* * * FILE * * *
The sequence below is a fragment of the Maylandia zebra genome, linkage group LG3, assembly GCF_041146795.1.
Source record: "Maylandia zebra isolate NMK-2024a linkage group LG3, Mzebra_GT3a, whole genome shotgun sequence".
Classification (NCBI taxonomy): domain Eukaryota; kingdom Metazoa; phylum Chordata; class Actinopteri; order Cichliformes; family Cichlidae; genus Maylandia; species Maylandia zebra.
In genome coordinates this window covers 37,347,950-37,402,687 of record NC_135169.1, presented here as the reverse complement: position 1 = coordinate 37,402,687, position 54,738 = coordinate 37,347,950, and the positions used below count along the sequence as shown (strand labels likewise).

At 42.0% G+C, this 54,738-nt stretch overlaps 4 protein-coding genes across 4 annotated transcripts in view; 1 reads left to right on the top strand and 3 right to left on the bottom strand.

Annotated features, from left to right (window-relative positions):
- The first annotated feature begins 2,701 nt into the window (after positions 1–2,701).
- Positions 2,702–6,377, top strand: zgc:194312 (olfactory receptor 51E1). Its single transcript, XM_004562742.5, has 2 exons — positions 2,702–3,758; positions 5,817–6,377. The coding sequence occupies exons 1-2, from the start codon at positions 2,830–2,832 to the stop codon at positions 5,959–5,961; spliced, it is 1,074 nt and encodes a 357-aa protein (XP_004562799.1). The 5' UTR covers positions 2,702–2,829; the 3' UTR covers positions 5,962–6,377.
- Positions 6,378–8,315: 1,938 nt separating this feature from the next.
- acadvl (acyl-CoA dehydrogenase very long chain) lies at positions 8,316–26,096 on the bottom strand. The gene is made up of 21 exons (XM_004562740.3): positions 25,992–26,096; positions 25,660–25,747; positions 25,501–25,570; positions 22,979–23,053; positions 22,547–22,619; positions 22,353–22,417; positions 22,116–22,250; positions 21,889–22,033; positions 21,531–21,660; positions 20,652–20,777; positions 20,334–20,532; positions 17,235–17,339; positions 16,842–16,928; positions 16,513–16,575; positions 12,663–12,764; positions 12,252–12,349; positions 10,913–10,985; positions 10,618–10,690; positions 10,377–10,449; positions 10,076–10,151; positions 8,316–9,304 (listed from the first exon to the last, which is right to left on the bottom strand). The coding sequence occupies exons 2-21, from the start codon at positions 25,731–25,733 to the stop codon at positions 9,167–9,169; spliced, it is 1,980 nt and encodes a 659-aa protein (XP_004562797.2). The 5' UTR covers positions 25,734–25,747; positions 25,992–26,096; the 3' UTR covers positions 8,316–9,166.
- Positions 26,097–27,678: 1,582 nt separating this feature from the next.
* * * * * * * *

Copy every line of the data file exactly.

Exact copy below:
The sequence below is a fragment of the Maylandia zebra genome, linkage group LG3, assembly GCF_041146795.1.
Source record: "Maylandia zebra isolate NMK-2024a linkage group LG3, Mzebra_GT3a, whole genome shotgun sequence".
Classification (NCBI taxonomy): domain Eukaryota; kingdom Metazoa; phylum Chordata; class Actinopteri; order Cichliformes; family Cichlidae; genus Maylandia; species Maylandia zebra.
In genome coordinates this window covers 37,347,950-37,402,687 of record NC_135169.1, presented here as the reverse complement: position 1 = coordinate 37,402,687, position 54,738 = coordinate 37,347,950, and the positions used below count along the sequence as shown (strand labels likewise).

At 42.0% G+C, this 54,738-nt stretch overlaps 4 protein-coding genes across 4 annotated transcripts in view; 1 reads left to right on the top strand and 3 right to left on the bottom strand.

Annotated features, from left to right (window-relative positions):
- The first annotated feature begins 2,701 nt into the window (after positions 1–2,701).
- Positions 2,702–6,377, top strand: zgc:194312 (olfactory receptor 51E1). Its single transcript, XM_004562742.5, has 2 exons — positions 2,702–3,758; positions 5,817–6,377. The coding sequence occupies exons 1-2, from the start codon at positions 2,830–2,832 to the stop codon at positions 5,959–5,961; spliced, it is 1,074 nt and encodes a 357-aa protein (XP_004562799.1). The 5' UTR covers positions 2,702–2,829; the 3' UTR covers positions 5,962–6,377.
- Positions 6,378–8,315: 1,938 nt separating this feature from the next.
- acadvl (acyl-CoA dehydrogenase very long chain) lies at positions 8,316–26,096 on the bottom strand. The gene is made up of 21 exons (XM_004562740.3): positions 25,992–26,096; positions 25,660–25,747; positions 25,501–25,570; positions 22,979–23,053; positions 22,547–22,619; positions 22,353–22,417; positions 22,116–22,250; positions 21,889–22,033; positions 21,531–21,660; positions 20,652–20,777; positions 20,334–20,532; positions 17,235–17,339; positions 16,842–16,928; positions 16,513–16,575; positions 12,663–12,764; positions 12,252–12,349; positions 10,913–10,985; positions 10,618–10,690; positions 10,377–10,449; positions 10,076–10,151; positions 8,316–9,304 (listed from the first exon to the last, which is right to left on the bottom strand). The coding sequence occupies exons 2-21, from the start codon at positions 25,731–25,733 to the stop codon at positions 9,167–9,169; spliced, it is 1,980 nt and encodes a 659-aa protein (XP_004562797.2). The 5' UTR covers positions 25,734–25,747; positions 25,992–26,096; the 3' UTR covers positions 8,316–9,166.
- Positions 26,097–27,678: 1,582 nt separating this feature from the next.